Two astronauts aboard the International Space Station (ISS) have completed an Extra Vehicular Activity (EVA) during Wednesday to Remove and Replace (R&R) a failed external computer module. The EVA known as US EVA-26 in the ISS numbering system, began at 1:56 PM GMT and was completed without issue in double time, ending just one hour 36 mins later.
On Friday 11 April, an external control computer known as a Multiplexer/Demultiplexer (MDM) failed.
An MDM is essentially an electronics unit that sends and receives multiple streams of data, and thus all incoming and outgoing data to and from the ISS is routed to its correct destination via an MDM.
Specifically, it was the EXT-2 MDM which failed, which is a Tier 2 (Local) MDM which is responsible for system-specific control and data processing of multiple external systems, including the Mobile Transporter (MT), Thermal Radiator Rotary Joint (TRRJ), Secondary Electrical Power System (SEPS), Passive Thermal Control System (PTCS), and the Solar Alpha Rotary Joint (SARJ).
The EXT-2 is one of two EXT MDMs on the S0 Truss, the other being the EXT-1 MDM, which is the primary EXT MDM. Thus, the EXT-2 MDM is only the back-up EXT MDM, and so its failure does not mean any actual loss of capability for the ISS.
However, it does result in a loss of redundancy in the event of an EXT-1 MDM failure.
The EXT-2 MDM is located on the S0 Truss, and in terms of physical construct is basically a metal box with space inside it for 16 circuit cards (hence it is known as a size 16 MDM) . Its dimensions are 10.5 x 14.9 x 16.4 inches, and its weight is 50.8 pounds.
MDMs are installed via two captive fasteners on their left and right sides, and a center jackscrew to hold the MDM enclosure in its location. All electrical and data connections to the MDM are made via blind mate connectors on the rear of the MDM.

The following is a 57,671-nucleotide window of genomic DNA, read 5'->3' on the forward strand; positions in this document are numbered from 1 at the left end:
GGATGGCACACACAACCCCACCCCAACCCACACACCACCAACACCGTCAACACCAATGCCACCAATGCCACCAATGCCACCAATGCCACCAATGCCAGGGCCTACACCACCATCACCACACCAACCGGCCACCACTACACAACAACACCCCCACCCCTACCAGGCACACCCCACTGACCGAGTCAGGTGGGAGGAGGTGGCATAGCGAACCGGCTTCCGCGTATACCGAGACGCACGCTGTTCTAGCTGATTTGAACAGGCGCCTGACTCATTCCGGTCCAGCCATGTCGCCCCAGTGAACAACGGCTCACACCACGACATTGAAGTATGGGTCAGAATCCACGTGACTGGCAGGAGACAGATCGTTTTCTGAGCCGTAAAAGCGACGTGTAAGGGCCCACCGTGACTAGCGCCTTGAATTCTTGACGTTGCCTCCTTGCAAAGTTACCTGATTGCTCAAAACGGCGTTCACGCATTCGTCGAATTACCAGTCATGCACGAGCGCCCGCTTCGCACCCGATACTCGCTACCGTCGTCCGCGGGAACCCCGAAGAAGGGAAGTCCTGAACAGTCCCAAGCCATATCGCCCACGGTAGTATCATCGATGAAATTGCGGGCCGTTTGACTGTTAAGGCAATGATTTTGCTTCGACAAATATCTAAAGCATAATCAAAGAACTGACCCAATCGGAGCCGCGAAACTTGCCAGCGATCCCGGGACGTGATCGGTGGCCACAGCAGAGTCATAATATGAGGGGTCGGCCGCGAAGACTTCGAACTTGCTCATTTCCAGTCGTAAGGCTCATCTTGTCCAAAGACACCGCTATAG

Over the past week, many tasks have been completed to prepare the three Extravehicular Mobility Unit (EMU) spacesuits (serial numbers 3005, 3010 and 3011) aboard the ISS, all of which have now had their Fan Pump Separator (FPS) unit replaced, and all of which have had three required water flushes.
A full Return to Service (RTS) checkout of the suits was also performed, as well as a validation fit check. Also, per the EVA-26 overview presentation – available on L2 – the spacewalkers have been provided with a cue card of emergency signals they can use in the event of a problem during their EVA.
This relates to lessons learned after the water leak incident with Luca Parmitano’s faulty spacesuit, that resulted in the premature end to EVA-23 last year.
With regard the spare MDM (which was stored inside the ISS), a problem was identified with the Chotherm material (interstitial material between the MDM and coldplate) being too thin.
However, with the SpX-3 Dragon just days away from launching at the time, NASA were able to dispatch a T-38 jet to retrieve some new material from the manufacturer.
After it was flown to the launch site, it was added as a late-load item into Dragon.
Additionally, the crew also replaced a circuit card inside the MDM with an Enhanced Input/Output Control Unit (EIOCU) card, which features more up-to-date boot software, and which was scavenged from a spare Payload (PL) MDM aboard the ISS.